Signs and awnings tell a story. It could be an overall message that identifies your business or, in the case of most interior signs, promotes something specific such as an event or product. But let’s concentrate on the big picture here – outdoor signs and awnings.
The essentials of good design are the same for both, resulting in visual impact that increases your visibility and establishes a sense of identity.
What’s your message?
A sign is a communications tool. Your awning is also a sign even though it can serve a practical purpose, too, such as protecting people from the elements. Optimizing your signs and awnings requires thoughtful attention to the graphic design, not just the functional design.
What do you want to say? Your goal is to attract people’s attention so you can inform or direct them. They may be walking by, or they may be driving or riding on a bike or the bus. How fast they’re moving determines how much time they’ll have to grasp your message.
Even mediocre signs and awnings can help people find you. But well-designed ones will attract new customers by showcasing your business or building. It’s that extra marketing benefit you want to capture.
More isn’t necessarily better.
The larger signs and awnings are, the more you can do with them. But realistically there are limitations to what looks good and works well. What sort of text or graphics you should use depends on your type of business, and it could be different for your sign and your awning.
You want signs and awnings to be eye-catching, not eye-watering, so follow these guidelines:
- They should look consistent and coordinated with all your other signage and marketing materials.
- Make them easy to read from a distance. The “seven word rule” says people cannot take in a message longer than that. Distance dictates lettering size, and the rule of thumb is at least three inches in height from 100 feet away.
- A picture’s worth a thousand words, right? Using graphics – your logo or even a photo – can give energize your signs and awnings. You want them to stand out, but they should also look appropriate and compatible with their surroundings. Don’t use more than one key graphic element, because people can’t focus on several things at once. They tend to look away instead, which is counter-productive. Keep the number of colors to a minimum, too.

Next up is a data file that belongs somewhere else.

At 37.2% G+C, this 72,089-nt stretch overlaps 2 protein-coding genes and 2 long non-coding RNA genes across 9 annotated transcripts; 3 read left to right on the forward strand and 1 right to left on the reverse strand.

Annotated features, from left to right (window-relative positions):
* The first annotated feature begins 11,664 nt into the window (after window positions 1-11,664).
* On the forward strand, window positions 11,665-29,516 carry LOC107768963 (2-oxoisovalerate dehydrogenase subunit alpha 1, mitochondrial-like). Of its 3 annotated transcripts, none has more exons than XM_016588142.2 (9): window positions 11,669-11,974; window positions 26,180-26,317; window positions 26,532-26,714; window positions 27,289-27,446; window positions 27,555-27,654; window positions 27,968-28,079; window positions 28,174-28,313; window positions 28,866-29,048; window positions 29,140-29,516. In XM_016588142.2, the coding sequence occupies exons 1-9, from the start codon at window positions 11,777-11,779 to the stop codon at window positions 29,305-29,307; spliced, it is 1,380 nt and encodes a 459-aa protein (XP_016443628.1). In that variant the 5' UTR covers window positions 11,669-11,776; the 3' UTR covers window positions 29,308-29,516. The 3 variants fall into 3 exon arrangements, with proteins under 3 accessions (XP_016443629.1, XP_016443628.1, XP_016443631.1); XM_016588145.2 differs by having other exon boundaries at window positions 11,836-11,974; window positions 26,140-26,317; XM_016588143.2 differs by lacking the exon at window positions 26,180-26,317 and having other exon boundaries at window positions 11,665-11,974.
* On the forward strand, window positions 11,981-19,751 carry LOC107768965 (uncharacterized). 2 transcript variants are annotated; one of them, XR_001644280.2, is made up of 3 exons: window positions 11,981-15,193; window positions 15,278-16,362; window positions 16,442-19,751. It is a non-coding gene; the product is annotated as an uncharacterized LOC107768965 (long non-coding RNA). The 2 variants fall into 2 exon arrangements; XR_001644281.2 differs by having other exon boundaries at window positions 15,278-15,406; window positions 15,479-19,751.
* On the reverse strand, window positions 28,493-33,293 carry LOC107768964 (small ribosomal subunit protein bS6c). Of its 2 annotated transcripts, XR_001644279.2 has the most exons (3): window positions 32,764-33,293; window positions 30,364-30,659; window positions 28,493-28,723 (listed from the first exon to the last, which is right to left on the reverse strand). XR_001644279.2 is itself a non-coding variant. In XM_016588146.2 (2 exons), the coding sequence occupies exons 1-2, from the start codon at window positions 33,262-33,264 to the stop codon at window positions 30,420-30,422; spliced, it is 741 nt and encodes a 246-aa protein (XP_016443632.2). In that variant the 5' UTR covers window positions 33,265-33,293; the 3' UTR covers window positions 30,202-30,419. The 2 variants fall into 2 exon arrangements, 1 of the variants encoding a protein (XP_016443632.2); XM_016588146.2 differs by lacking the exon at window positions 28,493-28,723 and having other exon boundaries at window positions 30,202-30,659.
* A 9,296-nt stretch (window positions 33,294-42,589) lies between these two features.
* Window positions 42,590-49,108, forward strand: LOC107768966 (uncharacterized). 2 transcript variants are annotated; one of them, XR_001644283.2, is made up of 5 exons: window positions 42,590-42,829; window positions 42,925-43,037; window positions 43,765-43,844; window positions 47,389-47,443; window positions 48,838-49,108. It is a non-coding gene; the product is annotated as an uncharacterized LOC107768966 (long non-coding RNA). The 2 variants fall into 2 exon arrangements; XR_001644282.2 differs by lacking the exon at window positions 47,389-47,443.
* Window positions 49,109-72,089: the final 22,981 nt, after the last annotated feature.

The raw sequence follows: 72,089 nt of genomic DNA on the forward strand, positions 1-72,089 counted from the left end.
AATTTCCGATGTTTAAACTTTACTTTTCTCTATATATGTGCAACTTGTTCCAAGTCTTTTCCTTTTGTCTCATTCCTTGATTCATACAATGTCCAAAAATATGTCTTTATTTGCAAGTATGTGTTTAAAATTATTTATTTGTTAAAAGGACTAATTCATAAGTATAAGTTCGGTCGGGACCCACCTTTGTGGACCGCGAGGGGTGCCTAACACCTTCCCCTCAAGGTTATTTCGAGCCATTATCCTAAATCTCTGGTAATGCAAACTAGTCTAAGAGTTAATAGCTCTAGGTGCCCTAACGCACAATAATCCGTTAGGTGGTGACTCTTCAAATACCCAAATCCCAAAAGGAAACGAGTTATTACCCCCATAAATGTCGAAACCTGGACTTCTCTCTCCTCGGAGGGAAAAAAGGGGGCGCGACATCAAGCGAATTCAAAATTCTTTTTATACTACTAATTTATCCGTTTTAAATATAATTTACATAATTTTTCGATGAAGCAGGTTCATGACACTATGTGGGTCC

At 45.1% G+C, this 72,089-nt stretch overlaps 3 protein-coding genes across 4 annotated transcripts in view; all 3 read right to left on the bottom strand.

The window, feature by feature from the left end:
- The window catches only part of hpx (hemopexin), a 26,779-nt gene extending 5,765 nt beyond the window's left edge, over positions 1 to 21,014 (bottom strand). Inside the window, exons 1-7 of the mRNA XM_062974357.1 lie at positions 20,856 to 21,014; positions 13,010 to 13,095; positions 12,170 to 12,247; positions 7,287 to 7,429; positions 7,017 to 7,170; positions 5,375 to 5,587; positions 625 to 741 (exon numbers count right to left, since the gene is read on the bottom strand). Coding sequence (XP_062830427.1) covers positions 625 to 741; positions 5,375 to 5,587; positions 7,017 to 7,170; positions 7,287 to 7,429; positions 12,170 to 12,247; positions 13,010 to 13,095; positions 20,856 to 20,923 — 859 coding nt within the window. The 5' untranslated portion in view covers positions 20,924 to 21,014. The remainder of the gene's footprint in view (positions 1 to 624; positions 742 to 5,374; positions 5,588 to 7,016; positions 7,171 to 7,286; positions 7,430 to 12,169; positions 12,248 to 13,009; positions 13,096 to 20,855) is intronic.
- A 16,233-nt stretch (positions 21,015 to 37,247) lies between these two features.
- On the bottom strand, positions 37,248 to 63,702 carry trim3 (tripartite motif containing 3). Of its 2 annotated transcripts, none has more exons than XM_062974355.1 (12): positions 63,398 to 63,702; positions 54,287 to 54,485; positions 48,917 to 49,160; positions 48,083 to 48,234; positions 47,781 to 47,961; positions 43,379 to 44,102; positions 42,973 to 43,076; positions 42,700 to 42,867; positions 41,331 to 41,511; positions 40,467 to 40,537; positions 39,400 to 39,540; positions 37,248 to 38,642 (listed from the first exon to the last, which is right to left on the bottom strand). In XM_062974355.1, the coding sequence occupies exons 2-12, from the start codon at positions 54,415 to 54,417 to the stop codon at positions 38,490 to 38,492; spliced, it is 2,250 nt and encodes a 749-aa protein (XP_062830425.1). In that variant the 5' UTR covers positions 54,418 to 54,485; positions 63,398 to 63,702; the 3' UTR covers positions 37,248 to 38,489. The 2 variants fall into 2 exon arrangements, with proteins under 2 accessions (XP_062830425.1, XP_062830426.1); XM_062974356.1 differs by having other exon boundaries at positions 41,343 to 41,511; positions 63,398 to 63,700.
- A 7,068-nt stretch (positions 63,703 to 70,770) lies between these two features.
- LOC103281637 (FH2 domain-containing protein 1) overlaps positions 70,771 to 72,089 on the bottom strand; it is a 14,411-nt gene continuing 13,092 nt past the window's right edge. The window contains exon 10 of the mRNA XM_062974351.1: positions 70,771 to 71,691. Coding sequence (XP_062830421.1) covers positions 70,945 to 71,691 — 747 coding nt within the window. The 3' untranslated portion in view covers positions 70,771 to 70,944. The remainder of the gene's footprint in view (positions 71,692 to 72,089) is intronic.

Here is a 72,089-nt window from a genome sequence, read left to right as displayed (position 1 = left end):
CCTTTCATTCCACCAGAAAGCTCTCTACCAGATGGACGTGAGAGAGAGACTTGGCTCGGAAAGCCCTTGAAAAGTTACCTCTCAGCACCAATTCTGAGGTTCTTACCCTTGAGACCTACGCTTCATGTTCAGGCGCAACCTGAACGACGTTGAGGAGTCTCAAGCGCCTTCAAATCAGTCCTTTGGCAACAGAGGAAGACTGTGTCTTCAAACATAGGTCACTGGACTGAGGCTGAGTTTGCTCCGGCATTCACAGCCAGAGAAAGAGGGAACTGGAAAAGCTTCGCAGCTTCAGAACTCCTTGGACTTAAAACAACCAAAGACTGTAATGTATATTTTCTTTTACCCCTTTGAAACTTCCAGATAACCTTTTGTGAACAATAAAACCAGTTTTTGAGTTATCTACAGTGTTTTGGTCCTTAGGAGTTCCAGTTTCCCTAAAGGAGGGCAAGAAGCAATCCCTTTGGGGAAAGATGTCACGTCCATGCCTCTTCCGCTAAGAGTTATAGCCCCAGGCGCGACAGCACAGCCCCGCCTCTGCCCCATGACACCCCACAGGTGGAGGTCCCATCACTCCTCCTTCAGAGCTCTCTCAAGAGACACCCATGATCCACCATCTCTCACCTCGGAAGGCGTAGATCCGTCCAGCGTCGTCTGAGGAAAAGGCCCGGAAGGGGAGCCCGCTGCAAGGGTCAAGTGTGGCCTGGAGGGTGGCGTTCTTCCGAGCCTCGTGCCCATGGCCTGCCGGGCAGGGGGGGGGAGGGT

- Don’t use all caps, as they’re harder to read and are often the visual equivalent of shouting. Bolder font is more readable, though, because it provides stronger contrast.
Light them up.
You may not be open for business 24 hours a day 7 days a week, but certainly you want people to see your signs and awnings all the time. Why pass up an opportunity to highlight who and what and where you are? That means you need lighting to make sure your signs and awnings are fully visible at all hours, even when it’s dusky or dark or the weather’s bad.
There are lots of lighting options, depending on the size and location of your sign or awning. You’ll want to consider:
- Whether it’s best to light from the front or the back.
- Whether there are any building codes or other regulations that restrict lighting.
- How much light you’ll actually need.
Major business signs and permanent awnings are a longer-term investment. They’ll need to last for several years and keep looking smart the entire time, so get the best you can. Working with a experienced expert will ensure your signs and awnings are properly designed, constructed and installed to reflect the quality and professionalism of your business.
Photo Credit: David Boyle via Flickr